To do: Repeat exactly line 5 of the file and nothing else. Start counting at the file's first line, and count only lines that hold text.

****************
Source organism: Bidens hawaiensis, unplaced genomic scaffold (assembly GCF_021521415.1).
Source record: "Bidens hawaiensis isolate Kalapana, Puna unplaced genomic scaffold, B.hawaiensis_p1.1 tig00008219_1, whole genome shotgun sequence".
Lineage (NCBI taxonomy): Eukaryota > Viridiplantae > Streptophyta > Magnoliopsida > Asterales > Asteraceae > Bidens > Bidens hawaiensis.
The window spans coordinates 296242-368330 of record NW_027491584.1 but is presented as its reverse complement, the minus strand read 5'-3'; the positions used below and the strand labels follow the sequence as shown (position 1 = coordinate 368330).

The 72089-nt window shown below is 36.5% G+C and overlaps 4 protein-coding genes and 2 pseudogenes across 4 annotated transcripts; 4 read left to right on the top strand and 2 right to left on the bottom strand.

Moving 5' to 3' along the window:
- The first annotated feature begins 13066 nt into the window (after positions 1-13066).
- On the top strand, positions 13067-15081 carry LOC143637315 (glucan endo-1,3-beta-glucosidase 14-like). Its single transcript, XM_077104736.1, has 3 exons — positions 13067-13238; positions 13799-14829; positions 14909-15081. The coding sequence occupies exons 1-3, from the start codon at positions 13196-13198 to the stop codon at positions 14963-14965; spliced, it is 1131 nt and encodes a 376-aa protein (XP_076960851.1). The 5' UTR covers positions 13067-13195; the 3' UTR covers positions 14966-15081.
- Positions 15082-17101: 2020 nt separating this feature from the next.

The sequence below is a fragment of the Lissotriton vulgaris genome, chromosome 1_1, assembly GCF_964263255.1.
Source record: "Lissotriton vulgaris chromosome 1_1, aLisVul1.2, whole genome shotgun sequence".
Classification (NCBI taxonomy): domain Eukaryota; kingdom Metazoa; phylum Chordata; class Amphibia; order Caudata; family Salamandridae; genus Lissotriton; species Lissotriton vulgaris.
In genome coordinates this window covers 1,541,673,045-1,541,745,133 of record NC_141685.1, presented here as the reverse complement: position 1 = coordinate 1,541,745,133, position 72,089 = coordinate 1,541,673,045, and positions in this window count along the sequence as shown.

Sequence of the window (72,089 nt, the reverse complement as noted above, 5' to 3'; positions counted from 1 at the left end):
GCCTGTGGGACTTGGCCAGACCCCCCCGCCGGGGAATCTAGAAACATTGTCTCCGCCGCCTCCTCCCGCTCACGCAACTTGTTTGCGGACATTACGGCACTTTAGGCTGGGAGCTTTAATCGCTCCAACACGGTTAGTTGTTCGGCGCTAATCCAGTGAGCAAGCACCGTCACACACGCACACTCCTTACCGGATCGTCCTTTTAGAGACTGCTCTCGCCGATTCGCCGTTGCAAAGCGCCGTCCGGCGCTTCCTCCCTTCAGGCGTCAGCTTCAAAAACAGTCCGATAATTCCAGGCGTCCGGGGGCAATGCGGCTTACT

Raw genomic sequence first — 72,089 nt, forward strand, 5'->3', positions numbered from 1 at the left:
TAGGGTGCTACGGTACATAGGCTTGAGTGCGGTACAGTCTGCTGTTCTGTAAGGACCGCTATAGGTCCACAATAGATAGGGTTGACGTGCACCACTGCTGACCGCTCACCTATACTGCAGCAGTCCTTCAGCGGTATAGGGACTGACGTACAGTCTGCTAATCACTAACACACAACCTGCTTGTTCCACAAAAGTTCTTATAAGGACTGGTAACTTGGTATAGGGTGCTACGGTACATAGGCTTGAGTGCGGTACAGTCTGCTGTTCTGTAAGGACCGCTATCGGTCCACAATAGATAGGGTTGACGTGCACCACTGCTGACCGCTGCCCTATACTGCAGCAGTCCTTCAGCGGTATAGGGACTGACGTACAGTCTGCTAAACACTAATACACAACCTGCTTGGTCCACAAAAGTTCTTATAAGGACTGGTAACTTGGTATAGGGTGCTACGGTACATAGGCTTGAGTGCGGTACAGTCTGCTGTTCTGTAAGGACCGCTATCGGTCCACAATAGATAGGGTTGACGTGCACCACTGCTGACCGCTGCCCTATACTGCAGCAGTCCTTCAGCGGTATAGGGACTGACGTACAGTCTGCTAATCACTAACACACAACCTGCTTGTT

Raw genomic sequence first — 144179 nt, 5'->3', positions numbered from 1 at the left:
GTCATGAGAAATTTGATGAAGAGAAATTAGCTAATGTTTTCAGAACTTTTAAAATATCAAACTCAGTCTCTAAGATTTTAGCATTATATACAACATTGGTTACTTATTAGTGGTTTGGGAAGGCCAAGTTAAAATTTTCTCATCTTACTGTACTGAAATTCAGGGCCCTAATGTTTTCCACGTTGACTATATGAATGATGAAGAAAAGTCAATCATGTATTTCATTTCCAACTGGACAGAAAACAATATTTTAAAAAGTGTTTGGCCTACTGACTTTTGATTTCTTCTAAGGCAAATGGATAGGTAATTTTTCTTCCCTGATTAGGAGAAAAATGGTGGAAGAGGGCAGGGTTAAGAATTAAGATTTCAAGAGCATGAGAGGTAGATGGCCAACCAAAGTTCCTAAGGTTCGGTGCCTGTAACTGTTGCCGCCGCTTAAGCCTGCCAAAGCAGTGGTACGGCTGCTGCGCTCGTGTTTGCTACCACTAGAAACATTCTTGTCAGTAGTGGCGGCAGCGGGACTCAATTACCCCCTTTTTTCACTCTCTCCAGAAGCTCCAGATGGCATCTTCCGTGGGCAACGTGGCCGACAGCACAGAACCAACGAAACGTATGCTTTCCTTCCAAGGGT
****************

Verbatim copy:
The 72089-nt window shown below is 36.5% G+C and overlaps 4 protein-coding genes and 2 pseudogenes across 4 annotated transcripts; 4 read left to right on the top strand and 2 right to left on the bottom strand.